biNu is actively playing an important part in emerging markets. The company has managed the impossible feat of making social media sites, like Facebook and Twitter, as fast on any Java-running 2G feature phone as  on a 3G smartphone. As well, it’s just as interactive. While the average iPhone toter may not be among their target market, biNu manages to pull in over four million monthly active users, specifically targeting developing nations. Today biNu announces their $2 million in Series A funding from Eric Schmidt’s Tomorrow Ventures, as well as Australian investor, Paul Bassat among several others. They’ve focused on acquiring investors with a strong social objective and want to actually make a difference.

The beauty of biNu is the simplicity with which they’ve solved the issues of bandwidth, and also how that has allowed them to roll out the application across developing nations. By including sites that have major draw, they’ve managed to quickly increase their user base across geographic regions. It’s the simple increase in connectivity that biNu gives feature phones in areas where Internet access – not to mention a 3G connection are sparse.

“[We] use a variety of techniques to improve the bandwidth efficiency,” says biNu’s co-founder and CEO, Gour Lentell. The most significant aspect that biNu manages, is the amount of processing that’s needed just to engage with a site like Facebook. Whereas there’s been a focus on having the phone, or browser, doing the heavy lifting recently, biNu handles most data processing  in the cloud, so it can package and sending out a smaller data set to the phone.  They use compression, caching and preloads to get pages to the user, and loaded, as quickly as possible. Meaning that the only aspect of their application that really gets updated is the screen and the rest is done by biNu. It’s fast too. On a recent trip to Silicon Valley, Lentell says he was able to load pages faster using his 2G feature phone than on a 3G smartphone.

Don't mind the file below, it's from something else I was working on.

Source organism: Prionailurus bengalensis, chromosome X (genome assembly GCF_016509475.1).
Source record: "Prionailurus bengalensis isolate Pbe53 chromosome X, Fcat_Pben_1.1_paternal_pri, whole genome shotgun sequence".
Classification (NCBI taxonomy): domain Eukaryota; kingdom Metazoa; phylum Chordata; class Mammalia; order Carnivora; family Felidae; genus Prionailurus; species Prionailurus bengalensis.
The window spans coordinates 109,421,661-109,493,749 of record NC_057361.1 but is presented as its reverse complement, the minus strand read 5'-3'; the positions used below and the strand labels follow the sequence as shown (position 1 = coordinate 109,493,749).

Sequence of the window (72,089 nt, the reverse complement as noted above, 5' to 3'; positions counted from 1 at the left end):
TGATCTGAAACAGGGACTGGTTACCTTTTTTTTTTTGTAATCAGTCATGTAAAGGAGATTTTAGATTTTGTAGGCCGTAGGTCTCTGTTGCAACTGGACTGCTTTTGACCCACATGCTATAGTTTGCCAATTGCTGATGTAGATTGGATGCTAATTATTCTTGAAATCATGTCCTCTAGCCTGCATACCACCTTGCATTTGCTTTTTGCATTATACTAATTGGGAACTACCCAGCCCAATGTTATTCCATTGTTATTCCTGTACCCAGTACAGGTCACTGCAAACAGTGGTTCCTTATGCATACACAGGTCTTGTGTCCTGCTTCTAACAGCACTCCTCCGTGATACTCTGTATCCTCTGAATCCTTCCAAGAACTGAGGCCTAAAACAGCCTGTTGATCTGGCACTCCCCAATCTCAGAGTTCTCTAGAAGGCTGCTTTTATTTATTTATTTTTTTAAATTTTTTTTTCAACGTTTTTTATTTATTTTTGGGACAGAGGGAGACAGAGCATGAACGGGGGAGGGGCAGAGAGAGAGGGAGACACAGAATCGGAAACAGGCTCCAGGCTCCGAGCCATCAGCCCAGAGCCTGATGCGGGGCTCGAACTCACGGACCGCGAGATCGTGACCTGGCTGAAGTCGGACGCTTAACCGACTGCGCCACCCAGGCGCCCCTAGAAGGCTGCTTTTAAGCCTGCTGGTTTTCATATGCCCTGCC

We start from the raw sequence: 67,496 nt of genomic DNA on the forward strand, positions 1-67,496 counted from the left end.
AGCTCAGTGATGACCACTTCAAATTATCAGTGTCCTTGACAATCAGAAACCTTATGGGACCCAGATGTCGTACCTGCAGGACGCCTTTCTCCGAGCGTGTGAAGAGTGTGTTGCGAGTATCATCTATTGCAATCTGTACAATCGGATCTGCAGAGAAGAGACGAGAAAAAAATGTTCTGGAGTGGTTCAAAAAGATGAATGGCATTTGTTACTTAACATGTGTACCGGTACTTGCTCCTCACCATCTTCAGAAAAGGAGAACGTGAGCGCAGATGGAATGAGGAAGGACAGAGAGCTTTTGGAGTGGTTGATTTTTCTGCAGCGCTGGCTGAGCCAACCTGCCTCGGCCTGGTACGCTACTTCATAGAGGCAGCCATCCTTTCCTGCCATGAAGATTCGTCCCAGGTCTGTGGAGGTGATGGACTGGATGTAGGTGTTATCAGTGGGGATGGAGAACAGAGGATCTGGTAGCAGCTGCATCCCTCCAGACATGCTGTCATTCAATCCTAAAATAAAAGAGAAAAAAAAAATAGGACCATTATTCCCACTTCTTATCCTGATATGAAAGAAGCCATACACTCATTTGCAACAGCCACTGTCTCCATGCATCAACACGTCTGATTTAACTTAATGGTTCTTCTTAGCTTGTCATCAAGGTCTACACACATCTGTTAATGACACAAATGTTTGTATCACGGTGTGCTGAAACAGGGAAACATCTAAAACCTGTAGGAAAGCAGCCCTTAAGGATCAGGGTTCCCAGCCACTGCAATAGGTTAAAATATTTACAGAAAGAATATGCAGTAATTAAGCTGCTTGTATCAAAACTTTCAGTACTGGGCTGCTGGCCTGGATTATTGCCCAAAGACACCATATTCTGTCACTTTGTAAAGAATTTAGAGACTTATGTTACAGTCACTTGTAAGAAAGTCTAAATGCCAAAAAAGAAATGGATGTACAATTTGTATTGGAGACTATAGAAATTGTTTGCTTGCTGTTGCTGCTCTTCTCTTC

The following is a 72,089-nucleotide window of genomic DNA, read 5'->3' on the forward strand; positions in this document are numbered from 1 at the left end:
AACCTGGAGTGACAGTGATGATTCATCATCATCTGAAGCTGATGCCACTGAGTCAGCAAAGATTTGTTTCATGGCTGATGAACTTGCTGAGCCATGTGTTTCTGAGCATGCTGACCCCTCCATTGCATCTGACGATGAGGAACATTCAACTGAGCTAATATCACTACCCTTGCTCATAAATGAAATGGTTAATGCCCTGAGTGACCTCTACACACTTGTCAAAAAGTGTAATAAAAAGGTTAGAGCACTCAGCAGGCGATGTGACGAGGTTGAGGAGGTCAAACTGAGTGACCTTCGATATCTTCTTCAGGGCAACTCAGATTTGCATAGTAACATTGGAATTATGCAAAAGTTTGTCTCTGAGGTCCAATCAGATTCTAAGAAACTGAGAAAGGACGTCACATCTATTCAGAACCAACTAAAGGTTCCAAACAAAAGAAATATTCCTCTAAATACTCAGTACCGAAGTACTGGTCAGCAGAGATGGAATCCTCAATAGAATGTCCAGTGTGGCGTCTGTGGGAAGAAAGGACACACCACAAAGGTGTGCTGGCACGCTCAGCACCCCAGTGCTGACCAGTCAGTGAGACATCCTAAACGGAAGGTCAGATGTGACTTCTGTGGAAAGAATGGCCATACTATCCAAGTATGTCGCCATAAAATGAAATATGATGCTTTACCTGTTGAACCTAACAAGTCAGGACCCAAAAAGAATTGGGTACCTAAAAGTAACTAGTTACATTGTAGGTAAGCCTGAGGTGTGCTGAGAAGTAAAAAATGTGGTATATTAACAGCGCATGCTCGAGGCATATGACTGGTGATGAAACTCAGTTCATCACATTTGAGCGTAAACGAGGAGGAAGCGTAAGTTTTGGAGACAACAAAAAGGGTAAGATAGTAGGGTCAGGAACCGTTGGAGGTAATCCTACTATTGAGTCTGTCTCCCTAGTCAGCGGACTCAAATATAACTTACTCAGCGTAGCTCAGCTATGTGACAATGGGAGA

Lentell says he and co-founder Dave Turner viewed the landscape wondering where they could apply their technology to make the most difference. Their efforts have paid off, with viral growth across these areas that’s interestingly jumping across borders as well.

“[We] started out with some great core technology,” Lentell says, and then they built a social experience around that. On most feature phones, you can only run one application at a time. If you need to switch between two apps, it requires shutting one down just to load up the other. By loading applications into biNu’s platform, it takes the processing away from the phone – and the wonky one-program-at-a-time Java environment.

biNu’s dominant regions are Asia and Africa, with India and Nigeria standing out front. But moving forward, they’re focusing on the next stage of growth. Lentell also hopes that local developers, who know the needs of their local communities, will begin to create apps on their platform, ones that can be tailored to a very specific audience – a very important aspect for a company playing host to such a diverse crowd. As well, Android is very significant already says Gour about the platform’s presence in developing environments. biNu itself is available on Android and usable on any Java enabled feature phones.

biNu opens an enormous gateway to integrating emerging markets into the mobile world. Essentially, almost any app that you run on your smartphone can be built into their environment making it accessible to almost any phone around the world. biNu currently offers up almost all the Google offerings, including Search, YouTube, and Translate as well as some of their own including a chat program called Messenger, and music offerings with biNu Beats.